Historical Marker #2534 celebrates the Red Cross Hospital that treated black Kentuckians at 1436 South Shelby St. in Louisville from 1899 to 1976.
The hopsital got its start because of medical segregation which prevented black doctors from treating patients at either religious or public hosptials. In response, physicians W. T. Merchant, Ellis D. Whedbee and R. B. Scott founded Red Cross Hospital in order to be able to practice their trade and serve the black community. Not only doctors, but nurses too refined their skills at Red Cross, including women such as Mary E. Merritt. Merritt was the first black registered nurse in Kentucky and served as the superintendent and head nurse of Red Cross until 1945. Throughout the period of Jim Crow segregation and pervasive racial descrimination, the hospital and the women and men who operated it provided high-quality healthcare to thousands of black Kentuckians who were legally prevented from receiving it elsewhere.
Beyond just providing healthcare directly to individuals, the hospital also offered training programs that prepared others to do the same. As a training hospital, Red Cross had an impact far beyond its own walls. Within the community, it also represented more than just health care, but a place of pride and hope. While the hospital eventually closed after medical desegregation, its legacy lives on today as the building now serves to the Volunteers of America Freedom House.
An impressive crowd turned out to see the marker dedicated and were treated to a program full of insightful and moving speakers with deep connections to the hospital's history. The audience heard remarks from members of the Red Cross Hospital Committee including Ms. Linda Hart Lewis, Dr. Wayne Tuckson and Ms. Bruhilda Williams, from Councilwoman Barbara Sexton Smith, and from Ms. Bobbie MacDonald Holloway, a registered nurse who was formerly employed at Red Cross. Councilwoman Cheri Bryant Hamilton, who has family connections to the hospital and was a driving force behind the marker, delivered the dedication address and Louisville Metro Mayor Greg Fischer issued a proclamation in honor of the hospital's history.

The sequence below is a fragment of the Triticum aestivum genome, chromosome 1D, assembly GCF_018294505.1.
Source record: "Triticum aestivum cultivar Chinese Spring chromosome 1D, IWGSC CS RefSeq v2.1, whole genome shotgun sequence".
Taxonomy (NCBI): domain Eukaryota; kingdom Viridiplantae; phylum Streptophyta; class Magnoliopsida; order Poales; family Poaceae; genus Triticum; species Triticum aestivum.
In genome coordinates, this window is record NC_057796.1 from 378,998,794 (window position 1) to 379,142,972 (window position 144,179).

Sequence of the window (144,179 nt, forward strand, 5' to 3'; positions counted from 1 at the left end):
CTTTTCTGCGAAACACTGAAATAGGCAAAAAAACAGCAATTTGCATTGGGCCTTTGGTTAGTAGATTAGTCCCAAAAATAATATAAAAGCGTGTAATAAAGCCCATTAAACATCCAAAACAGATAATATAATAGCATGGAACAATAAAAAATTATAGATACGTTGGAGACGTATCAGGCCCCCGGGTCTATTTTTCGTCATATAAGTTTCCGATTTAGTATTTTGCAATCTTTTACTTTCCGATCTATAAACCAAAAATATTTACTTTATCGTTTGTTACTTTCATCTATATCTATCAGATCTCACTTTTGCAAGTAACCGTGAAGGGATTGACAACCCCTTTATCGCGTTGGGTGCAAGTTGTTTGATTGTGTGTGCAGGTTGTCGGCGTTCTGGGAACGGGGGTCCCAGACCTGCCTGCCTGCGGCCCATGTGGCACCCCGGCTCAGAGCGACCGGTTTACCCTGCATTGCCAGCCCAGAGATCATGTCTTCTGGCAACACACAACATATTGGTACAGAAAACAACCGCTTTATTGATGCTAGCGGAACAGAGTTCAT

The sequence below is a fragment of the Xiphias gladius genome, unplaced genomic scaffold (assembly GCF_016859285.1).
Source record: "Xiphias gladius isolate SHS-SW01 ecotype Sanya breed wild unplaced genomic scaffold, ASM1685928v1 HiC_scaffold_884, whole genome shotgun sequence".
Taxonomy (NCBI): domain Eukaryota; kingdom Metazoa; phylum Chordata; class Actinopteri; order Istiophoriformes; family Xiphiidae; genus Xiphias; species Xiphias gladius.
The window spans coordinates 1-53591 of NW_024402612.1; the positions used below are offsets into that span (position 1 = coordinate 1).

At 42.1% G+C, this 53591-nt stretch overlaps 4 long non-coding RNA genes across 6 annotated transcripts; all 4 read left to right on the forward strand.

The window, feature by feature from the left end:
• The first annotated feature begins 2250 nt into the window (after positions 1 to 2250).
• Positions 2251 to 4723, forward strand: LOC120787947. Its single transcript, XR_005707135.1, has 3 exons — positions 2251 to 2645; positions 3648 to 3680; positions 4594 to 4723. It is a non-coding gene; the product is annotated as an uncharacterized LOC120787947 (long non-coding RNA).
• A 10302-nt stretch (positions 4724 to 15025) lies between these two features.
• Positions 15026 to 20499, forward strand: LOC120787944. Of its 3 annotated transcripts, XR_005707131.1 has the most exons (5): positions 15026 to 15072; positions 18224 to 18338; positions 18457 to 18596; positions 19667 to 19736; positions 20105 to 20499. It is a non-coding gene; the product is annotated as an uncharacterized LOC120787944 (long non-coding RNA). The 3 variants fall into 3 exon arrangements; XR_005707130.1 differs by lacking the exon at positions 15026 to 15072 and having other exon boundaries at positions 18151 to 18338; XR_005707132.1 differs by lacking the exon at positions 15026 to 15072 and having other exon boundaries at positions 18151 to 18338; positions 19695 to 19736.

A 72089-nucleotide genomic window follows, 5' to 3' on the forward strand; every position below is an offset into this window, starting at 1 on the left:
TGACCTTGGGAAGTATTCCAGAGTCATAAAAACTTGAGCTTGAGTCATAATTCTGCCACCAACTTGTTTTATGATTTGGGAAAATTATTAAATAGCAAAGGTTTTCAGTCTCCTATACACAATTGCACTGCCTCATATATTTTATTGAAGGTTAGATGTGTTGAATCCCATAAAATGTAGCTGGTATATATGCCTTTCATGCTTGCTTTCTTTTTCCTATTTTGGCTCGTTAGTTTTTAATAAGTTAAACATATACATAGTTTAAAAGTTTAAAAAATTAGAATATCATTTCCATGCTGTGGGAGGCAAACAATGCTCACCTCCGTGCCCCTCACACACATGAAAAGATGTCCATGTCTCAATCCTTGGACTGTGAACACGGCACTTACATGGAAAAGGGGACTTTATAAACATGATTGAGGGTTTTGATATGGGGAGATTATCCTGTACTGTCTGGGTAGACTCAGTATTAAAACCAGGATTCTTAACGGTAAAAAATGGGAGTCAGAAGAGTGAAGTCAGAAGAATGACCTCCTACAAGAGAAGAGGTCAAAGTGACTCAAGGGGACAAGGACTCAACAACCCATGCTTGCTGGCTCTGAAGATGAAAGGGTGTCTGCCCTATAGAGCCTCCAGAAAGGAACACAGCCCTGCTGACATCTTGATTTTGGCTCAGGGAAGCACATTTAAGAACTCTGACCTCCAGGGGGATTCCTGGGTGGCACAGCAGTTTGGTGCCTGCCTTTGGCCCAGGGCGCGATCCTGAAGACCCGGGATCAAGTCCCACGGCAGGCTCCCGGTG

The marker reads:
RED CROSS HOSPITAL 1899-1976
In 1899, because black physicians
were barred from treating
patients at public or church
hospitals, Drs. W. T. Merchant,
Ellis D. Whedbee and R. B. Scott
founded Red Cross Hospital at
Sixth & Walnut Street. In 1905,
it moved to 1436 S. Shelby St.
and offered training programs for
black nurses and physicians.
Mary E. Merritt-first female and
black nurse registered in Ky. was
superintendent and head nurse
until 1945. Blacks in Ky. cities
that did not provide hospital
facilities were treated here.
In early 1960s, local hospitals
desegregated, increased operating
costs led to its decline. Closed
in 1976 as Community Hospital.
Metro CW Cheri Bryant Hamilton
The marker was dedicated on April 10, 2018.